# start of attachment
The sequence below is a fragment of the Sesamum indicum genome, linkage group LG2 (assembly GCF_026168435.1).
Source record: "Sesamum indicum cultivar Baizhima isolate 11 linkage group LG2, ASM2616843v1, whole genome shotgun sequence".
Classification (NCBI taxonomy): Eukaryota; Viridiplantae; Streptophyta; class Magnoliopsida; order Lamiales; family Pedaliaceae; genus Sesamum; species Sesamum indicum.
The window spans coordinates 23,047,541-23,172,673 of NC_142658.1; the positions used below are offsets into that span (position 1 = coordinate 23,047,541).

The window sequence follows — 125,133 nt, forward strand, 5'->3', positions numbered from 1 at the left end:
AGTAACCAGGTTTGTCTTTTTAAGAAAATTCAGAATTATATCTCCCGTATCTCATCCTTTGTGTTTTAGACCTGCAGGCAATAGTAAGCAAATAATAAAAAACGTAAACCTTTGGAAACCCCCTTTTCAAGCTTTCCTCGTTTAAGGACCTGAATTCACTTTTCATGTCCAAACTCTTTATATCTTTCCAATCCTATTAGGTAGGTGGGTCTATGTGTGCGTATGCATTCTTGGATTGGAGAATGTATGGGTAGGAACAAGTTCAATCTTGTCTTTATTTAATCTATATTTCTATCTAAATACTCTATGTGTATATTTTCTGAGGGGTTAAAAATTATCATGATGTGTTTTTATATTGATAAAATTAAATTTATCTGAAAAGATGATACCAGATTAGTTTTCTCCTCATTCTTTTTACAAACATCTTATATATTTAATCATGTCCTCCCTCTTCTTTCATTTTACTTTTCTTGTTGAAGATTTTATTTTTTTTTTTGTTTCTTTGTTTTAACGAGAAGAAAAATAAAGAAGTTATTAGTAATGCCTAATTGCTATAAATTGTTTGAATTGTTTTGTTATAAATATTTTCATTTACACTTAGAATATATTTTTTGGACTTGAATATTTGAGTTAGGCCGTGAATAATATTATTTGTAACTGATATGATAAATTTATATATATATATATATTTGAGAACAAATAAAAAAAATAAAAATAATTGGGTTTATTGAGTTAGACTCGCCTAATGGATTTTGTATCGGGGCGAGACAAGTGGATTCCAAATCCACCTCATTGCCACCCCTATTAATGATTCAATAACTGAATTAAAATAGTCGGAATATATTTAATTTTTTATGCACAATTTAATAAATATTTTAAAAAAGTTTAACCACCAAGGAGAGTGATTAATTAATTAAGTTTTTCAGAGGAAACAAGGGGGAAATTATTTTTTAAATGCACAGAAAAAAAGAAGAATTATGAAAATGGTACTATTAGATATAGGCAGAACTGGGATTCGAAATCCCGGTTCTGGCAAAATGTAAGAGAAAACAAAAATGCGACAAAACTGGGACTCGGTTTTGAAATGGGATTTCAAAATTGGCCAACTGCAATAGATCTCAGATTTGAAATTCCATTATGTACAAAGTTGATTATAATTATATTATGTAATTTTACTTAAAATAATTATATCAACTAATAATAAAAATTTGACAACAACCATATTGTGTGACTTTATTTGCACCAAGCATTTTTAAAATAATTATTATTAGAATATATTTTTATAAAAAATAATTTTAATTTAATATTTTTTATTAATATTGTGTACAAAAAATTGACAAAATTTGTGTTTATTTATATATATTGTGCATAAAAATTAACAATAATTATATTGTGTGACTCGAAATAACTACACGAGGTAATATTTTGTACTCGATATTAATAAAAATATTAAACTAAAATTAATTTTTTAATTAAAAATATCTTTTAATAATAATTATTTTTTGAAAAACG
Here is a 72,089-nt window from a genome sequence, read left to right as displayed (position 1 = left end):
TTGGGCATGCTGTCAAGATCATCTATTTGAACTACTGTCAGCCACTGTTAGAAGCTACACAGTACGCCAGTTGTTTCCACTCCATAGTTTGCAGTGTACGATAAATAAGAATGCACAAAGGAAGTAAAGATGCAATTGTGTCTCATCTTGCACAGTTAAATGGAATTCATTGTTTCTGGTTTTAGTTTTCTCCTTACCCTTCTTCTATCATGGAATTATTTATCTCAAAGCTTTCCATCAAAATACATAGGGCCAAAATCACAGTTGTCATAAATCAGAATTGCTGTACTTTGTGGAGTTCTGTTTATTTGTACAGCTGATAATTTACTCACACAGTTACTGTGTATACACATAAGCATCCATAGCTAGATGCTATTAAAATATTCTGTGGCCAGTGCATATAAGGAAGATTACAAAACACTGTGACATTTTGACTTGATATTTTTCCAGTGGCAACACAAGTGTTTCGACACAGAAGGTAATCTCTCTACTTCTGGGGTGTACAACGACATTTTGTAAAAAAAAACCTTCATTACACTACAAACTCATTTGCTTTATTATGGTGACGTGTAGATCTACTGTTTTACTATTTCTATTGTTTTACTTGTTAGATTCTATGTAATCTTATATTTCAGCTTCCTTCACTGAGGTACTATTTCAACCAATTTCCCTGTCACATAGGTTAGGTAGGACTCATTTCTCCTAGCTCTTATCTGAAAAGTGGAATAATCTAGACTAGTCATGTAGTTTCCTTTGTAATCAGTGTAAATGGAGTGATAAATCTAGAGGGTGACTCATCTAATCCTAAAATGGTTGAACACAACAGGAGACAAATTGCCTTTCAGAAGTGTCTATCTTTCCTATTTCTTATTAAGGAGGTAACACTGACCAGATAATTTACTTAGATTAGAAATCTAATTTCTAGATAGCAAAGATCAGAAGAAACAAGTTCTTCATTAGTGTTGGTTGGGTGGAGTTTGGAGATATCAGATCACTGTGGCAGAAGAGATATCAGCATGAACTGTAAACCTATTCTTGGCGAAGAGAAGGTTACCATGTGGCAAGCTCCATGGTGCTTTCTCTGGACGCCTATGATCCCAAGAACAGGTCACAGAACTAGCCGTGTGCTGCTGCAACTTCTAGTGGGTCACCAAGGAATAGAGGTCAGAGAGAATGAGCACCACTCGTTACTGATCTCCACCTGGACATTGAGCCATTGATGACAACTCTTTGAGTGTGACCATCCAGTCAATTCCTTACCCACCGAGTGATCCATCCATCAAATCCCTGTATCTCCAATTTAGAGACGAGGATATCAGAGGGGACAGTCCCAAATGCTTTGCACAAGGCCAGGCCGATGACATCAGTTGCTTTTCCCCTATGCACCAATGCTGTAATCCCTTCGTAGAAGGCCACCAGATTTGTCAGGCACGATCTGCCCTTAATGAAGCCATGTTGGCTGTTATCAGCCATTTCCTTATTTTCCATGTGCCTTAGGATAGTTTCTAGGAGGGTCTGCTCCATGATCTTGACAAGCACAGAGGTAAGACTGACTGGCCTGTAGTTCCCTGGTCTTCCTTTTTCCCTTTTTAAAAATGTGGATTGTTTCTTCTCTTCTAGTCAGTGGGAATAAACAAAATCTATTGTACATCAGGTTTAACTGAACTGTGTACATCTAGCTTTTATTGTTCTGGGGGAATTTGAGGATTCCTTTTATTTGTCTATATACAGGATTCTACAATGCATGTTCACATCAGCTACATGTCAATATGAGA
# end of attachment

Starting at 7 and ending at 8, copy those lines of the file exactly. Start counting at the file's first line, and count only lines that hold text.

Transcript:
Here is a 72,089-nt window from a genome sequence, read left to right as displayed (position 1 = left end):
TTGGGCATGCTGTCAAGATCATCTATTTGAACTACTGTCAGCCACTGTTAGAAGCTACACAGTACGCCAGTTGTTTCCACTCCATAGTTTGCAGTGTACGATAAATAAGAATGCACAAAGGAAGTAAAGATGCAATTGTGTCTCATCTTGCACAGTTAAATGGAATTCATTGTTTCTGGTTTTAGTTTTCTCCTTACCCTTCTTCTATCATGGAATTATTTATCTCAAAGCTTTCCATCAAAATACATAGGGCCAAAATCACAGTTGTCATAAATCAGAATTGCTGTACTTTGTGGAGTTCTGTTTATTTGTACAGCTGATAATTTACTCACACAGTTACTGTGTATACACATAAGCATCCATAGCTAGATGCTATTAAAATATTCTGTGGCCAGTGCATATAAGGAAGATTACAAAACACTGTGACATTTTGACTTGATATTTTTCCAGTGGCAACACAAGTGTTTCGACACAGAAGGTAATCTCTCTACTTCTGGGGTGTACAACGACATTTTGTAAAAAAAAACCTTCATTACACTACAAACTCATTTGCTTTATTATGGTGACGTGTAGATCTACTGTTTTACTATTTCTATTGTTTTACTTGTTAGATTCTATGTAATCTTATATTTCAGCTTCCTTCACTGAGGTACTATTTCAACCAATTTCCCTGTCACATAGGTTAGGTAGGACTCATTTCTCCTAGCTCTTATCTGAAAAGTGGAATAATCTAGACTAGTCATGTAGTTTCCTTTGTAATCAGTGTAAATGGAGTGATAAATCTAGAGGGTGACTCATCTAATCCTAAAATGGTTGAACACAACAGGAGACAAATTGCCTTTCAGAAGTGTCTATCTTTCCTATTTCTTATTAAGGAGGTAACACTGACCAGATAATTTACTTAGATTAGAAATCTAATTTCTAGATAGCAAAGATCAGAAGAAACAAGTTCTTCATTAGTGTTGGTTGGGTGGAGTTTGGAGATATCAGATCACTGTGGCAGAAGAGATATCAGCATGAACTGTAAACCTATTCTTGGCGAAGAGAAGGTTACCATGTGGCAAGCTCCATGGTGCTTTCTCTGGACGCCTATGATCCCAAGAACAGGTCACAGAACTAGCCGTGTGCTGCTGCAACTTCTAGTGGGTCACCAAGGAATAGAGGTCAGAGAGAATGAGCACCACTCGTTACTGATCTCCACCTGGACATTGAGCCATTGATGACAACTCTTTGAGTGTGACCATCCAGTCAATTCCTTACCCACCGAGTGATCCATCCATCAAATCCCTGTATCTCCAATTTAGAGACGAGGATATCAGAGGGGACAGTCCCAAATGCTTTGCACAAGGCCAGGCCGATGACATCAGTTGCTTTTCCCCTATGCACCAATGCTGTAATCCCTTCGTAGAAGGCCACCAGATTTGTCAGGCACGATCTGCCCTTAATGAAGCCATGTTGGCTGTTATCAGCCATTTCCTTATTTTCCATGTGCCTTAGGATAGTTTCTAGGAGGGTCTGCTCCATGATCTTGACAAGCACAGAGGTAAGACTGACTGGCCTGTAGTTCCCTGGTCTTCCTTTTTCCCTTTTTAAAAATGTGGATTGTTTCTTCTCTTCTAGTCAGTGGGAATAAACAAAATCTATTGTACATCAGGTTTAACTGAACTGTGTACATCTAGCTTTTATTGTTCTGGGGGAATTTGAGGATTCCTTTTATTTGTCTATATACAGGATTCTACAATGCATGTTCACATCAGCTACATGTCAATATGAGA